My Lords, I speak to Amendment 75 in particular, but the whole issue of automated decision-making is extremely worrying.
As we have gone through this Bill, I have been desperately hoping that some of the most repressive bits are a negotiating tactic on the Government’s part, and that before Report they will say, “We’ll take out this really nasty bit if you let us leave in this not really quite so nasty bit”. I feel that this issue is one of the really nasty bits.
I thank Liberty, which has worked incredibly hard on this Bill and drawn out the really nasty bits. Under the Data Protection Act 1998, individuals have a qualified right not to be subject to purely automated decision-making and, to the extent that automated decision-making is permitted, they have a right to access information relating to such decisions made about them. The GDPR clarifies and extends these rights to the point that automated decisions that engage a person’s human rights are not permissible.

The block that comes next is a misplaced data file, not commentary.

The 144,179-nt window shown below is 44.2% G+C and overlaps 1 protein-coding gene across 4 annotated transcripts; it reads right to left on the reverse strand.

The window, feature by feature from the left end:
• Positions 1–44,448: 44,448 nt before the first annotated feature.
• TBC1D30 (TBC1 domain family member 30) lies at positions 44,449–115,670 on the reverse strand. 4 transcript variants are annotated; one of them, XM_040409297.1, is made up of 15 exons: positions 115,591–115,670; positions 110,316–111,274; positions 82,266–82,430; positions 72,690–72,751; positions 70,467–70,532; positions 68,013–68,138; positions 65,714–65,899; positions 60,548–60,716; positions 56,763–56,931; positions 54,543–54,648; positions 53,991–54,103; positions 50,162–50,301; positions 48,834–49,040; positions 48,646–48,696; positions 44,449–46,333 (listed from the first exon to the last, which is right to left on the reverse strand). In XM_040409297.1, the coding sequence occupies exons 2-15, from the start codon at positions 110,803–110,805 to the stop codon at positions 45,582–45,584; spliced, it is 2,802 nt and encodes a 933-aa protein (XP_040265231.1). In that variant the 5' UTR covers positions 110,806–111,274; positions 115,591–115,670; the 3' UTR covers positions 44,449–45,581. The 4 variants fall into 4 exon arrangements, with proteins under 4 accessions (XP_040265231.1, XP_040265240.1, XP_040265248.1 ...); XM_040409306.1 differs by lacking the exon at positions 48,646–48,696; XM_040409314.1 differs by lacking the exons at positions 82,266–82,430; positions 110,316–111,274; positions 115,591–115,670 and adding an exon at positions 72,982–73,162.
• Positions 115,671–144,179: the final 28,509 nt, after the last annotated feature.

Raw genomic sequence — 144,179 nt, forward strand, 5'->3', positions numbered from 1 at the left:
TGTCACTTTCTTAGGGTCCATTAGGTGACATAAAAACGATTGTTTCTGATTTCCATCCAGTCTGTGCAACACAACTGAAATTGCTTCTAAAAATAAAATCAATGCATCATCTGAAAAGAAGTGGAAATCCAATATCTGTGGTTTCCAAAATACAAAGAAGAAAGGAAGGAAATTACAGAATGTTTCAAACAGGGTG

This could include being subjected to unfair discrimination. The noble Lord, Lord Clement-Jones, used the phrase, “unintended discrimination”—for example, detecting sexuality or diagnosing depression. The rapidly growing field of machine learning and algorithmic decision-making presents some new and very serious risks to our right to a private life and to freedom of expression and assembly. Such automated decision-making is deeply worrying when done by law enforcement agencies or the intelligence services because the decisions could have adverse legal effects. Such processing should inform rather than determine officers’ decisions.
We must have the vital safeguard for human rights of the requirement of human involvement. After the automated decision-making result has come out, there has to be a human who says whether or not it is reasonable.